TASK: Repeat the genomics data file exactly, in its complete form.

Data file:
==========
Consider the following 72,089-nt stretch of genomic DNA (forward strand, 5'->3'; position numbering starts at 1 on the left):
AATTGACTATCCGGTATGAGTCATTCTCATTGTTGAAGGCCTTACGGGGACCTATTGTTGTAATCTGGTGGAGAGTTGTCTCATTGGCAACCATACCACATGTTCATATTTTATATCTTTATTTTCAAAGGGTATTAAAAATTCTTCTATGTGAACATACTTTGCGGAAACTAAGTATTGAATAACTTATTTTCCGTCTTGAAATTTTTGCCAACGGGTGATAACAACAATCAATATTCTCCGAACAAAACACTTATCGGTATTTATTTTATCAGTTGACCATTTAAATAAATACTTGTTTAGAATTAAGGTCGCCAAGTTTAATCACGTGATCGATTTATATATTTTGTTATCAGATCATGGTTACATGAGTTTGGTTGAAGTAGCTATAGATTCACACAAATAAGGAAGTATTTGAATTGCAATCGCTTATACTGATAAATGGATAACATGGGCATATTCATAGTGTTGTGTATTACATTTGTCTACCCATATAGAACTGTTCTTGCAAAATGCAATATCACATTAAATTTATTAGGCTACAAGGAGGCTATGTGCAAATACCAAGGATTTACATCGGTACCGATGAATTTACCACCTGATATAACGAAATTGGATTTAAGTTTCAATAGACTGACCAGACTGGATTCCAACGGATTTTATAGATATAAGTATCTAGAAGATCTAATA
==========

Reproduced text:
Consider the following 72,089-nt stretch of genomic DNA (forward strand, 5'->3'; position numbering starts at 1 on the left):
AATTGACTATCCGGTATGAGTCATTCTCATTGTTGAAGGCCTTACGGGGACCTATTGTTGTAATCTGGTGGAGAGTTGTCTCATTGGCAACCATACCACATGTTCATATTTTATATCTTTATTTTCAAAGGGTATTAAAAATTCTTCTATGTGAACATACTTTGCGGAAACTAAGTATTGAATAACTTATTTTCCGTCTTGAAATTTTTGCCAACGGGTGATAACAACAATCAATATTCTCCGAACAAAACACTTATCGGTATTTATTTTATCAGTTGACCATTTAAATAAATACTTGTTTAGAATTAAGGTCGCCAAGTTTAATCACGTGATCGATTTATATATTTTGTTATCAGATCATGGTTACATGAGTTTGGTTGAAGTAGCTATAGATTCACACAAATAAGGAAGTATTTGAATTGCAATCGCTTATACTGATAAATGGATAACATGGGCATATTCATAGTGTTGTGTATTACATTTGTCTACCCATATAGAACTGTTCTTGCAAAATGCAATATCACATTAAATTTATTAGGCTACAAGGAGGCTATGTGCAAATACCAAGGATTTACATCGGTACCGATGAATTTACCACCTGATATAACGAAATTGGATTTAAGTTTCAATAGACTGACCAGACTGGATTCCAACGGATTTTATAGATATAAGTATCTAGAAGATCTAATA